Know, Feel & Do: Three layers of every powerful message

Cheesecake. Who doesn’t like it? What’s not to like? The crispy crust? The creamy filling? The refreshing topping?

Now, imagine that you’ve ordered a slice of cheesecake, expecting this delicious, sweet treat. But, it’s been served to you without one of its layers. Only filling, no topping. Or, even worse, crust and topping, without the filling? No one deserves such misfortune!

There’s no cheesecake without layers. All three of them make it what it is: a cheesecake. When you think of it, it exists in your mind only with all of these layers. Exclude one, and it’s not a cheesecake anymore.

We can talk about the essential layer of cheesecake. We can vote which one is irreplaceable. We can even fight over the issue of whether we can call it a cheesecake if it doesn’t have any cheese. But let’s not do that. Let’s agree on one thing, for a start – layers matter.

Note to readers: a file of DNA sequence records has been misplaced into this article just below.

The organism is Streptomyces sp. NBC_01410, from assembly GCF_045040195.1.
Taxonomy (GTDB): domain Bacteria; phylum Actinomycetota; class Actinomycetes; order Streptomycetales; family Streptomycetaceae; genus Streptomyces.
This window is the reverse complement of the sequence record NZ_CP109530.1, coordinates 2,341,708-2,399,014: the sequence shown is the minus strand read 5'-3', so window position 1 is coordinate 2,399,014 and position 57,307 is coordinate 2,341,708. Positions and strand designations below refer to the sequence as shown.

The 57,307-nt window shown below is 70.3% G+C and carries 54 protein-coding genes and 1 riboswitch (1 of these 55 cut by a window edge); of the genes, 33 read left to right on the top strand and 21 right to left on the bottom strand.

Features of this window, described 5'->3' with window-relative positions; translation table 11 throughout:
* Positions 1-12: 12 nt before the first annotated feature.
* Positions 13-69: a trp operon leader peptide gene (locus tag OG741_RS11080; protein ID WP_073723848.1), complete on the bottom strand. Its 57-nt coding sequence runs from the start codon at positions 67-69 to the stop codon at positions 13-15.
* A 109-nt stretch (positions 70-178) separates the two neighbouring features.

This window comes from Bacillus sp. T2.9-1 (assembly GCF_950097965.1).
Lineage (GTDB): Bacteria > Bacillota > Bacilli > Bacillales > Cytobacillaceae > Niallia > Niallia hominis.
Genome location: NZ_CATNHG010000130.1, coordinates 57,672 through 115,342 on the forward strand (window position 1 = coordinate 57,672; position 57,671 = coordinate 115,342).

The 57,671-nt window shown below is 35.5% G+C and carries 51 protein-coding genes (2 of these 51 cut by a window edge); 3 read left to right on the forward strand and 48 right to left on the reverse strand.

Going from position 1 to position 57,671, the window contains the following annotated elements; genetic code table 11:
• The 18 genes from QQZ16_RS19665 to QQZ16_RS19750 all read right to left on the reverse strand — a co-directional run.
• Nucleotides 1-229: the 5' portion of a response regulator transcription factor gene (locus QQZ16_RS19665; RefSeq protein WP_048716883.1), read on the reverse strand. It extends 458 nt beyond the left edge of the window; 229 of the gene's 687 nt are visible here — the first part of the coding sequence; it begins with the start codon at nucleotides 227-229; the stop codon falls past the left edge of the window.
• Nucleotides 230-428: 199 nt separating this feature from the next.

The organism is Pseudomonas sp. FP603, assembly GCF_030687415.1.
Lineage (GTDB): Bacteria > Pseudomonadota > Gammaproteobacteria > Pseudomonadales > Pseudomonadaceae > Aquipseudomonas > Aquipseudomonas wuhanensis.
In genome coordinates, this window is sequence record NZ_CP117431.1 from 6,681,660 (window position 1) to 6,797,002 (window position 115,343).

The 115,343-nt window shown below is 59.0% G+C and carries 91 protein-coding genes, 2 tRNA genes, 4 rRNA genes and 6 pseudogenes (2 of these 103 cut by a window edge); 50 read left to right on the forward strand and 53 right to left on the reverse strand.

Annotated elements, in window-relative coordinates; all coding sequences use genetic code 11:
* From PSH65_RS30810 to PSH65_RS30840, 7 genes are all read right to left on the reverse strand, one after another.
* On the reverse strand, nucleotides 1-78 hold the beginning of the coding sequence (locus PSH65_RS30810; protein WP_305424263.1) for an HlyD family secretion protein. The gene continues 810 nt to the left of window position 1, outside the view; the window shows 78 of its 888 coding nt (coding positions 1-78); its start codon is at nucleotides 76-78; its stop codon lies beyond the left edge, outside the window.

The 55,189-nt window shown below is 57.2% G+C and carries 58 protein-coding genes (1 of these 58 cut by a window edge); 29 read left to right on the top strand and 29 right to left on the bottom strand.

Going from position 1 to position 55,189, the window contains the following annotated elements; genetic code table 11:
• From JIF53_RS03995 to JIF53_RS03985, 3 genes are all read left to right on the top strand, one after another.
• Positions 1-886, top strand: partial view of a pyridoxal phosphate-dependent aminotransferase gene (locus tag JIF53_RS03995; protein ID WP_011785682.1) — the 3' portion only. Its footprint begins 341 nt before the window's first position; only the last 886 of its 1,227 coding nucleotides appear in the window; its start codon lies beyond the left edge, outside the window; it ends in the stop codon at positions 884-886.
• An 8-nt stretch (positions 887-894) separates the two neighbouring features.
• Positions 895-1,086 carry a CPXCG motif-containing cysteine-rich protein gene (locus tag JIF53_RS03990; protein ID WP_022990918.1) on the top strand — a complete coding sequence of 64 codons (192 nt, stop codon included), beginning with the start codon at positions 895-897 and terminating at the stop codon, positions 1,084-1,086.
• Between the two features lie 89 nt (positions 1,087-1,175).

A recipe for a powerful message

Now that the issue of cheesecake layers has been settled, it’s good to know that a powerful message also has its layers.

Let’s talk a bit about a powerful message. Without a message, there’s no communication. What makes a message powerful is its ability to trigger people’s mind, evoke emotion, and result in action.

In marketing, it’s all about that message. Not only does it have to be relevant, but it also has to move people towards doing something. Marketing goals are straightforward: get a new customer, create loyal buyers, pose be seen as the good guy.